Saturday, 12 July 2008

Tropical rainforest environ least studied: Uggah

DAILY EXPRESS NEWS Malaysia 13th July

Tropical rainforest environ least studied: Uggah

Kota Kinabalu: Natural Resources and Environment Minister Datuk Douglas Uggah Embas said the launching of OP3-Danum project demonstrates Malaysia and United Kingdom's readiness to embark on new activities to address environmental issues of global concern, including climate change and biodiversity loss, based on the principle of common but differentiated responsibilities.

He said though the tropical rainforest was one of the most dynamic forest types on this planet, its environment has been the least studied and understood by scientists worldwide.

Unggah said that almost 70 per cent of the oxygen in the atmosphere comes from the tropical rainforest through the process of plant photosynthesis.

He said the delicate balance between emissions and absorption of carbon dioxide and oxygen and emission of other reactive trace gases determine the local, regional and global scale atmospheric composition.

"We are aware that forest biodiversity is at risk from land use change and climate change. Forests throughout the world are home to many species of rare plant and animal speciesÉthey also play a role in the carbon and energy balance of the earth, which in turn influences global climate," he said.

He hoped at the end of this project, Malaysian scientists and policymakers will be better appreciative of the importance of the inter linkages between forests and the climate of the planet.

Nevertheless, he said in so far as climate change is concerned, the major cause is use of fossil fuels and "we cannot address climate change merely by understanding the interaction between the forests and climate."

"We would be more effective if we could also deploy on a wider basis the use of alternative fuels and transfer technology and finance from developed to the developing countries to directly address climate change," he said at the soft launching of OP3-Danum project, yesterday.

British High Commissioner to Malaysia, Boyd McCleary, meanwhile, said the RM16 million funding from the British Government through NERC to the OP3-Danum project was the largest single foreign donor contribution to a fundamental research project in Malaysia to date.

He was also happy that the University of Lancester will be leading the UK consortium of research institutions in the said project, while the Malaysian Meteorological Department will be the main local counterpart working with them.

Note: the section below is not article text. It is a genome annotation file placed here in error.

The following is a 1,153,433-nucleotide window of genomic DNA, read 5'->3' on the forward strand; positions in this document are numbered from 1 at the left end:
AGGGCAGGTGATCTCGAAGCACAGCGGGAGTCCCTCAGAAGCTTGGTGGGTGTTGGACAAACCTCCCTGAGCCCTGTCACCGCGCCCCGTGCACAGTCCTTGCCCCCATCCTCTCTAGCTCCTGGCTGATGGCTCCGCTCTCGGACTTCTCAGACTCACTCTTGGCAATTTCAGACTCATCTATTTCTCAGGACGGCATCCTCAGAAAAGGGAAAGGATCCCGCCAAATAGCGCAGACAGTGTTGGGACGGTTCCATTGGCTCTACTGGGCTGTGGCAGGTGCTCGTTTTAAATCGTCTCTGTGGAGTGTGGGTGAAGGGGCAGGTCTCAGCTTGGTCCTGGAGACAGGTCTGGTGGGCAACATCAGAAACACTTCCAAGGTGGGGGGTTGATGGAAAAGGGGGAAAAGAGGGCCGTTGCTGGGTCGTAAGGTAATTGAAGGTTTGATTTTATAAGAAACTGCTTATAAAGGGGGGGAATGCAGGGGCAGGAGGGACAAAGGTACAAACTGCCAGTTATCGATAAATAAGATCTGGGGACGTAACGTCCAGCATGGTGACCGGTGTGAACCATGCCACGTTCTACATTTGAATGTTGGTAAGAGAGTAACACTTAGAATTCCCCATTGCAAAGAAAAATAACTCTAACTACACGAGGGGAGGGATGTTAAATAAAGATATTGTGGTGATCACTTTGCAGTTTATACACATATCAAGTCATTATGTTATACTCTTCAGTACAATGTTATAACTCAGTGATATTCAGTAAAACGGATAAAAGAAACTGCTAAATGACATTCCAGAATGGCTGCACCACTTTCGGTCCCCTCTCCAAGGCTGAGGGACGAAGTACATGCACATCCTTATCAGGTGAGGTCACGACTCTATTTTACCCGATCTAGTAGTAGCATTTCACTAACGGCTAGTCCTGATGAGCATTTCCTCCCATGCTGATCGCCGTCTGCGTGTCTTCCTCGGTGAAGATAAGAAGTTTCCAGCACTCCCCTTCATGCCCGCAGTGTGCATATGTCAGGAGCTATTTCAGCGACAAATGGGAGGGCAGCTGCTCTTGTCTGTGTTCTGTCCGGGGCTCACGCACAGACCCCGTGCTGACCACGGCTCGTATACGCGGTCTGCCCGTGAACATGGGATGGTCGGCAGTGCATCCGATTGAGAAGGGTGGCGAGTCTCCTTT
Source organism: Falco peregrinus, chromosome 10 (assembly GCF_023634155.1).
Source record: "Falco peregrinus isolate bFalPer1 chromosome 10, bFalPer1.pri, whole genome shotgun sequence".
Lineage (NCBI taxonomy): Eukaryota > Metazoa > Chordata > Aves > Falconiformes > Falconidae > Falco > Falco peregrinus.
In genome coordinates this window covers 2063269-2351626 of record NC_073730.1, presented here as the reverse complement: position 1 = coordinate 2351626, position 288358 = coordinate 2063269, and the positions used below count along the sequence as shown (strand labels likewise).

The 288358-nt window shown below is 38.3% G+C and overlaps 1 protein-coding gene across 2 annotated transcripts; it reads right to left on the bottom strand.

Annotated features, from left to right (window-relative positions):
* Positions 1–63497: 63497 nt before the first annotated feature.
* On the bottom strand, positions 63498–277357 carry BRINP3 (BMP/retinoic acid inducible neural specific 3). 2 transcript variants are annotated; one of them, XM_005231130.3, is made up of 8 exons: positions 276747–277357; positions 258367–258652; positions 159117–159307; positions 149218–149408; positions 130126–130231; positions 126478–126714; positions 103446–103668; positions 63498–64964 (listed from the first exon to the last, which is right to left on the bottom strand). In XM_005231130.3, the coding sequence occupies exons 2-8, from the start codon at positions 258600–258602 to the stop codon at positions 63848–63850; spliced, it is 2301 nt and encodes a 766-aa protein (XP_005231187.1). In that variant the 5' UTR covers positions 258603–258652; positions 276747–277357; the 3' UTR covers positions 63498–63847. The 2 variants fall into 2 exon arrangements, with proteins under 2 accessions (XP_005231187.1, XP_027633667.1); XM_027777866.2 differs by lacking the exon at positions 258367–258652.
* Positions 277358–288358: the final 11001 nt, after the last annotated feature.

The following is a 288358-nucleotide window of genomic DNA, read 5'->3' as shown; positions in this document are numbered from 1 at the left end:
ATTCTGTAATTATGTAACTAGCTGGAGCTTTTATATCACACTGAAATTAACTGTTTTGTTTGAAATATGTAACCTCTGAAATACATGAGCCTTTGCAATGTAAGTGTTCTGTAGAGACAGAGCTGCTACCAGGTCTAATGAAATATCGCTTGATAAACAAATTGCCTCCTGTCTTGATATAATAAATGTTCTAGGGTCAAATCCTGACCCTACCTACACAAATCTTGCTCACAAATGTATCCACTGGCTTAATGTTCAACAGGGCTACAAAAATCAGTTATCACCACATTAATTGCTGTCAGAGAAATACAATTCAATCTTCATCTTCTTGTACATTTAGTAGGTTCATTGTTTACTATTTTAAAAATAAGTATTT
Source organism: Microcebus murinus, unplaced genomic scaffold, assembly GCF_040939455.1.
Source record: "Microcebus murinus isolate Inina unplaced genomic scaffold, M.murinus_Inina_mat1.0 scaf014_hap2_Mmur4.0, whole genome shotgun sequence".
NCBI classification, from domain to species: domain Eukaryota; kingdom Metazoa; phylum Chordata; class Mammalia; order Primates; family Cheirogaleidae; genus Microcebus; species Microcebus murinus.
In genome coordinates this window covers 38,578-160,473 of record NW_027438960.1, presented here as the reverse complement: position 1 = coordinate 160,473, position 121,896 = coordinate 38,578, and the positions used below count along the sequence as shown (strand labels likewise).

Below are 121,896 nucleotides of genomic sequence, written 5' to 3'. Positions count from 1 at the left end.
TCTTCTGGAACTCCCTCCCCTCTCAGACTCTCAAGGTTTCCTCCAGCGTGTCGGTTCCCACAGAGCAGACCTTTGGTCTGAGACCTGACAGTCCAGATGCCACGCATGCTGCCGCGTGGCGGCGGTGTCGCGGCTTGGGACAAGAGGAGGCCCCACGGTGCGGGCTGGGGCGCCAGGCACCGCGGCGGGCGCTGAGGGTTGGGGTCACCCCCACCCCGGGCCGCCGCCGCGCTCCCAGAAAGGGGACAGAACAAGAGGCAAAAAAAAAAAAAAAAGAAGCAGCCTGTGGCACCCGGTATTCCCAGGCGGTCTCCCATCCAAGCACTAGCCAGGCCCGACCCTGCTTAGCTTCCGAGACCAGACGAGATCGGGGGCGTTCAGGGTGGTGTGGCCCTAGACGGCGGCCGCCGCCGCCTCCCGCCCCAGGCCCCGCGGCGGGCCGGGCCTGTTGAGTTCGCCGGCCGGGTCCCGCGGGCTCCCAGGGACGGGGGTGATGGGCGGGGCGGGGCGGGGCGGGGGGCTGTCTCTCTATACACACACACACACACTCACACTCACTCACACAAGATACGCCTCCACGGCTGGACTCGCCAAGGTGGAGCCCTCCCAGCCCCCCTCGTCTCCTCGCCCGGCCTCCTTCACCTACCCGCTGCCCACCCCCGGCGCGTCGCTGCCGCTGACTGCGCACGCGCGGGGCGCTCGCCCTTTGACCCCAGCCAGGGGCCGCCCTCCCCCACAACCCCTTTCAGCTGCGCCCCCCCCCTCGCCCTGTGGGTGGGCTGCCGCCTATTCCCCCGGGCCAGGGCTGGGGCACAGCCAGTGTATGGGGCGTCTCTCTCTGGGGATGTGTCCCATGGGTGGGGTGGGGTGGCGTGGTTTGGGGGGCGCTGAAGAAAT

He said the British Government commissions a wide range of work to support the development of the policy in response to man-made climate change, an area of crucial concern at national, regional and global levels.
Citing examples, he said their government's expenditure on climate change research is currently some £140 million (or RM900 million) per year and most of this is provided through the research councils such as the NERC.

He said their lead department for climate change matters is the Department of Environment, Farming and Rural Affairs (Defra). Defra's climate change research programme aims to inform government climate change policy development and implementation.

"Specifically it analyses the risk of human-induced climate change, its potential impacts and our means of adaptation and mitigation. The programme includes a range of climate monitoring and other observational studies, which also provide data for predicting future changes," he said.

Over the last five years, McCleary said Defra's total expenditure on climate change had more than doubled to £31 million (RM200 million) for 2007/2008.

He said integral to this budget was the funding of the Integrated Climate Programme (ICP) at the Meteorological Office Hadley Centre (MOHC).
The MOHC provides world-leading climate science research and modelling.
Pleased to note the Hadley Centre had already established a good working relationship with the Malaysian Meteorological Department, he said the UK played a significant role in the Intergovernmental Panel on Climate Change (IPCC).

"We fully support the work of the IPCC and regard its assessment as providing the most authoritative view of climate change," he said.
McCleary said the British Government also funded the seminal Stern Review on the economic impact of Climate Change, which has played such a significant role in changing the nature of the international debate, by showing that the cost of tackling climate is much less than the cost of doing nothing.